Decision-making in groups under uncertainty
- Juliane Marold
- Ruth Wagner
- Markus Schöbel
- Dietrich Manzey
- Number of pages
- 34 pages
- Type in collection
- Apport de la recherche
- Les Facteurs Humains Et Organisationnels De La Securite
The authors have studied daily decision-making processes in groups under uncertainty, with an exploratory field study in the medical domain. The work follows the tradition of naturalistic decision-making (NDM) research. It aims to understand how groups in this high reliability context conceptualize and internalize uncertainties, and how they handle them in order to achieve effective decision-making in their everyday activities. Analysis of the survey data shows that uncertainty is thought of in terms of issues and sources (as identified by previous research), but also (possibly a domain-specific observation) as a lack of personal knowledge or skill. Uncertainty is accompanied by emotions of fear and shame. It arises during the diagnostic process, the treatment process and the outcome of medical decision-making.
The most frequently cited sources of uncertainty are partly lacking information and inadequate understanding owing to instability of information. Descriptions of typical group decisions reveal that the individual himself is a source of uncertainty when a lack of knowledge, skills and expertise is perceived. The group can serve as a source of uncertainty if divergent opinions in the decision-making group exist. Three different situations of group decisions are identified: Interdisciplinary regular meetings, formal ward meetings and ad hoc consultations. In all healthcare units concerned by the study, only little use of structured decision-making procedures and processes is reported. Strategies used to handle uncertainty include attempts to reduce uncertainty by collecting additional information, delaying action until more information is available or by soliciting advice from other physicians. The factors which ultimately determine group decisions are hierarchy (the opinion of more senior medical staff carries more weight than that of junior staff), patients’ interest and professional competence. Important attributes of poor group decisions are the absence of consensus and the use of hierarchy as the predominant decision criterion. On the other hand, decisions judged to be effective are marked by a sufficient information base, a positive discussion culture and consensus.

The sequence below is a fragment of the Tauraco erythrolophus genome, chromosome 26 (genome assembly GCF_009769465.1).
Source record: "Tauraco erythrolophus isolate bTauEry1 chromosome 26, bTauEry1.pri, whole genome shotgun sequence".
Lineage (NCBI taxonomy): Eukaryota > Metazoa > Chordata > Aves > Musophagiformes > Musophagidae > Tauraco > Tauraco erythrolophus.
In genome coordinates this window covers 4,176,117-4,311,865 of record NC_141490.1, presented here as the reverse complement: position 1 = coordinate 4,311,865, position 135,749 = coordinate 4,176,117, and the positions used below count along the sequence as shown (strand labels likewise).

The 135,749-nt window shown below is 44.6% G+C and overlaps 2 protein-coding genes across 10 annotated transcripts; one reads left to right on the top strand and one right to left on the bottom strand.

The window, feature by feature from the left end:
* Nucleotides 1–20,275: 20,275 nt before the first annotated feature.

The authors identify four possible obstacles to effective decision-making: a steep hierarchy gradient, a poor discussion culture, a strong need for consensus, and insufficient structure and guidance of group decision making processes. A number of intervention techniques which have been shown in other industries to be effective in improving some of these obstacles are presented.